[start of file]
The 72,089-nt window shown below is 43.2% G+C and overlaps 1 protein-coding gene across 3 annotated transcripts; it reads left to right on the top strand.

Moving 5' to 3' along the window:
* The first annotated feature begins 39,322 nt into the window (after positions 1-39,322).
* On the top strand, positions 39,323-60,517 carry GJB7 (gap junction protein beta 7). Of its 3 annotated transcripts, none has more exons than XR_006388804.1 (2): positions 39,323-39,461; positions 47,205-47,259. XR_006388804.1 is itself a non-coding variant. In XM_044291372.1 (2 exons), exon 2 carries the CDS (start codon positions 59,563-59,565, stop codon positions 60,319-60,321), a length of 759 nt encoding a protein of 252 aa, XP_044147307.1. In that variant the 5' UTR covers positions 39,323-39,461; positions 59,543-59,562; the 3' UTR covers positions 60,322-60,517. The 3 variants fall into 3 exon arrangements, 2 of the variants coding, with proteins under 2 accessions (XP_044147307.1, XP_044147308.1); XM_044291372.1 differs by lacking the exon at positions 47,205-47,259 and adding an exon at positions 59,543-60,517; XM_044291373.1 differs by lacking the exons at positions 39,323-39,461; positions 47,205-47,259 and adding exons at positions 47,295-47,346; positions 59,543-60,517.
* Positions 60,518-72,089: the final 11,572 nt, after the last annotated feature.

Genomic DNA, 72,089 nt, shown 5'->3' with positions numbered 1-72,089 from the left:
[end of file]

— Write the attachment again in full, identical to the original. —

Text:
The 72,089-nt window shown below is 43.2% G+C and overlaps 1 protein-coding gene across 3 annotated transcripts; it reads left to right on the top strand.

Moving 5' to 3' along the window:
* The first annotated feature begins 39,322 nt into the window (after positions 1-39,322).
* On the top strand, positions 39,323-60,517 carry GJB7 (gap junction protein beta 7). Of its 3 annotated transcripts, none has more exons than XR_006388804.1 (2): positions 39,323-39,461; positions 47,205-47,259. XR_006388804.1 is itself a non-coding variant. In XM_044291372.1 (2 exons), exon 2 carries the CDS (start codon positions 59,563-59,565, stop codon positions 60,319-60,321), a length of 759 nt encoding a protein of 252 aa, XP_044147307.1. In that variant the 5' UTR covers positions 39,323-39,461; positions 59,543-59,562; the 3' UTR covers positions 60,322-60,517. The 3 variants fall into 3 exon arrangements, 2 of the variants coding, with proteins under 2 accessions (XP_044147307.1, XP_044147308.1); XM_044291372.1 differs by lacking the exon at positions 47,205-47,259 and adding an exon at positions 59,543-60,517; XM_044291373.1 differs by lacking the exons at positions 39,323-39,461; positions 47,205-47,259 and adding exons at positions 47,295-47,346; positions 59,543-60,517.
* Positions 60,518-72,089: the final 11,572 nt, after the last annotated feature.

Genomic DNA, 72,089 nt, shown 5'->3' with positions numbered 1-72,089 from the left: